Meeting News Coverage

Phase 3 trial to compare PV-10 with chemotherapy in stage III melanoma

NEW YORK — Recruitment will begin soon for a phase 3 trial that will compare intralesional PV-10 with chemotherapy in patients with stage IIIb or IIIc melanoma, according to a presenter at the HemOnc Today Melanoma and Cutaneous Malignancies meeting.

The analysis will include 225 patients. Two-thirds will be randomly assigned to monthly injections with PV-10 (Provectus), a sterile, non-pyrogenic solution of rose bengal disodium that destroys tumors by necrosis. The other patients will be assigned standard-dose chemotherapy with dacarbazine or temozolomide.

All patients must have cutaneous and subcutaneous disease with no active nodal disease, and all lesions must be BRAF wild type. All patients must be either refractory to or not candidates for systemic immunotherapy.

Sanjiv S. Agarwala, MD

Sanjiv S. Agarwala

“This is a trial design that is difficult to do,” Sanjiv S. Agarwala, MD, chief of oncology and hematology at St. Luke’s Cancer Center, professor at Temple University School of Medicine and a HemOnc Today Editorial Board member, said during a presentation. “We’re going to need a lot of centers, and there will be smaller groups per center because these are not easy patients to find. But we’re not going to deprive patients of the ability to get checkpoint inhibitors if that is the right treatment for them.”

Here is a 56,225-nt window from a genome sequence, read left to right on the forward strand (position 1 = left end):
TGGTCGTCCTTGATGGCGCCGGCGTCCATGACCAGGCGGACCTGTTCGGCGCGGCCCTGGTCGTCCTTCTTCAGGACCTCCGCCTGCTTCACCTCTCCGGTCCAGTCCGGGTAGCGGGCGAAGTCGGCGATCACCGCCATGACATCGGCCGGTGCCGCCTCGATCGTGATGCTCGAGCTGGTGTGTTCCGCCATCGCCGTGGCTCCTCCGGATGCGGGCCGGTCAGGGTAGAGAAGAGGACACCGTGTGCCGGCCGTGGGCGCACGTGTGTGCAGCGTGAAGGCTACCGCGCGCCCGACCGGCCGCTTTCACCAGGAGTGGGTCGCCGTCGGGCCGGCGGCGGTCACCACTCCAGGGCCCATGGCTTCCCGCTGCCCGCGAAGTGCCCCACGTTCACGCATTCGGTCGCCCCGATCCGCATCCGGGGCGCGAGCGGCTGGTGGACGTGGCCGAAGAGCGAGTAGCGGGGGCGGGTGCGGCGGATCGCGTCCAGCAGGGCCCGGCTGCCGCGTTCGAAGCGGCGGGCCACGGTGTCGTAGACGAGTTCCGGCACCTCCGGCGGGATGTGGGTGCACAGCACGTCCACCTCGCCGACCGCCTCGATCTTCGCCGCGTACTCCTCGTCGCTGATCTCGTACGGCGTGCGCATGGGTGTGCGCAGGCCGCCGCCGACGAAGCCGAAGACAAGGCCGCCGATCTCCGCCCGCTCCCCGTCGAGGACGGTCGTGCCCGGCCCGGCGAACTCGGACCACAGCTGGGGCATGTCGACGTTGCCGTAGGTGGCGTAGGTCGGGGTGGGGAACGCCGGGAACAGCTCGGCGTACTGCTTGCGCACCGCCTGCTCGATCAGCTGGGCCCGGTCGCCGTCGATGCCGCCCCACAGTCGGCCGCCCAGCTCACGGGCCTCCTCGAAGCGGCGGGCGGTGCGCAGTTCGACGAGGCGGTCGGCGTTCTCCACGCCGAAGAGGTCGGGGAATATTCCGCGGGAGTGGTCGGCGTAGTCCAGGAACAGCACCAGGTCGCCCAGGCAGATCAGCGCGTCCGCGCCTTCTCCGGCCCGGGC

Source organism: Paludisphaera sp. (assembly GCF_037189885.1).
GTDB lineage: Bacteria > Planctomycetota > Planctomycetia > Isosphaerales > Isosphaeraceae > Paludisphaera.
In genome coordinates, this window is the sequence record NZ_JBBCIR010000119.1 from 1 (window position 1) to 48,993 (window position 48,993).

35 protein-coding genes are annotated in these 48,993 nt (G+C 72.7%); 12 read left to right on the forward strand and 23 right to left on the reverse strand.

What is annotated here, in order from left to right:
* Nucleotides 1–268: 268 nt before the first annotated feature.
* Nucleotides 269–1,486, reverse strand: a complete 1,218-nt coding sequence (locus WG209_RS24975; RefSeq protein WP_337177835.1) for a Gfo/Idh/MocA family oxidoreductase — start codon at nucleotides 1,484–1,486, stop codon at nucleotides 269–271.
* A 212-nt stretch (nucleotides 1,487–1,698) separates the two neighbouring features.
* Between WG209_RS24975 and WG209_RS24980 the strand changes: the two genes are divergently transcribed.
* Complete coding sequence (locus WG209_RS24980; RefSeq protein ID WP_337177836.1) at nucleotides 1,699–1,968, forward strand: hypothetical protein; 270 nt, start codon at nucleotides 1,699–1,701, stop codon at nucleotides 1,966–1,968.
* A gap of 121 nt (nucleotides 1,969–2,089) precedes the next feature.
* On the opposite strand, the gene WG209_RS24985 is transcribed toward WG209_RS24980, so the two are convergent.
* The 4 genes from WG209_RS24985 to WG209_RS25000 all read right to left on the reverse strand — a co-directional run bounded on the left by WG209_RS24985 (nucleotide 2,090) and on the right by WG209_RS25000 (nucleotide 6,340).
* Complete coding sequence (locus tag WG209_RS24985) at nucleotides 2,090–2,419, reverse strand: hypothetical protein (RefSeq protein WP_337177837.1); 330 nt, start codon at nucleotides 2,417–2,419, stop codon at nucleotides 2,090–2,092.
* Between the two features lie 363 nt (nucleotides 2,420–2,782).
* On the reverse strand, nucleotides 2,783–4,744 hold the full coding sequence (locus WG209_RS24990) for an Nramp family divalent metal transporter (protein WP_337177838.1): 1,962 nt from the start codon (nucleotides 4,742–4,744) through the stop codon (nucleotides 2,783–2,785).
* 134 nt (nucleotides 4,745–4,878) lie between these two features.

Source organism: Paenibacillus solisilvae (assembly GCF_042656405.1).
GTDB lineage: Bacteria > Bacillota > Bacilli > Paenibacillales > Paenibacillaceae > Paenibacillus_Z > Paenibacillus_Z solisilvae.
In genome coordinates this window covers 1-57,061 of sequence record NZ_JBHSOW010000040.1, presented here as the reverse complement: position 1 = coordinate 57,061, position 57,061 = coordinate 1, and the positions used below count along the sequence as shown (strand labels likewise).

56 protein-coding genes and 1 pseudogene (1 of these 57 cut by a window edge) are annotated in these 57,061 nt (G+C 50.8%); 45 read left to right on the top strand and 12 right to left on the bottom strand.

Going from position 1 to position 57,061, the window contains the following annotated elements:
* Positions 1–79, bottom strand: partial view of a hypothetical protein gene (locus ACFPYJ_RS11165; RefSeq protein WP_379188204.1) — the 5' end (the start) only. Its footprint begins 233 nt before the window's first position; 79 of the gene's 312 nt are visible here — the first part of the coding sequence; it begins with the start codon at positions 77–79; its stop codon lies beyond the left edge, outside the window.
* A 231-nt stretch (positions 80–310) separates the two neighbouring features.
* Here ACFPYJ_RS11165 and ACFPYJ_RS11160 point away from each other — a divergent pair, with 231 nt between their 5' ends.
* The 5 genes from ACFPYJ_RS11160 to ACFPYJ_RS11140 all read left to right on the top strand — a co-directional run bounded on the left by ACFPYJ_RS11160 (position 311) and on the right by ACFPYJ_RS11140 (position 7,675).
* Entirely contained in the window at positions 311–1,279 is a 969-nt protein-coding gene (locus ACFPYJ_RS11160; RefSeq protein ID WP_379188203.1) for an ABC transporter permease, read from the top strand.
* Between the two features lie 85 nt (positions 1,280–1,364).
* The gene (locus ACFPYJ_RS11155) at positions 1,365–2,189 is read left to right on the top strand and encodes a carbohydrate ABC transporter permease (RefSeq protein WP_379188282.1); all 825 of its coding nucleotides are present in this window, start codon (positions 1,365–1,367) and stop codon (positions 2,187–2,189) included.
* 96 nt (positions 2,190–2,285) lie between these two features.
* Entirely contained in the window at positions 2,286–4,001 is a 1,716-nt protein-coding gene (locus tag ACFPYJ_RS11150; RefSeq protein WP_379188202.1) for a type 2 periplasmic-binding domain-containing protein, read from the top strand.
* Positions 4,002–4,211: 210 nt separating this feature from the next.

Chemotherapy is a reasonable comparator because few other treatment options exist post-checkpoint inhibitors, Agarwala said.

Patients assigned to chemotherapy will have the option to cross over to PV-10.

PFS will serve as the primary endpoint, and secondary endpoints will include complete response rate, duration of complete response, OS and safety.

“In clinical trial development, we have to make a trial that is fair to the drug and also fair to the patients,” Agarwala said. “I think this trial fits this design.”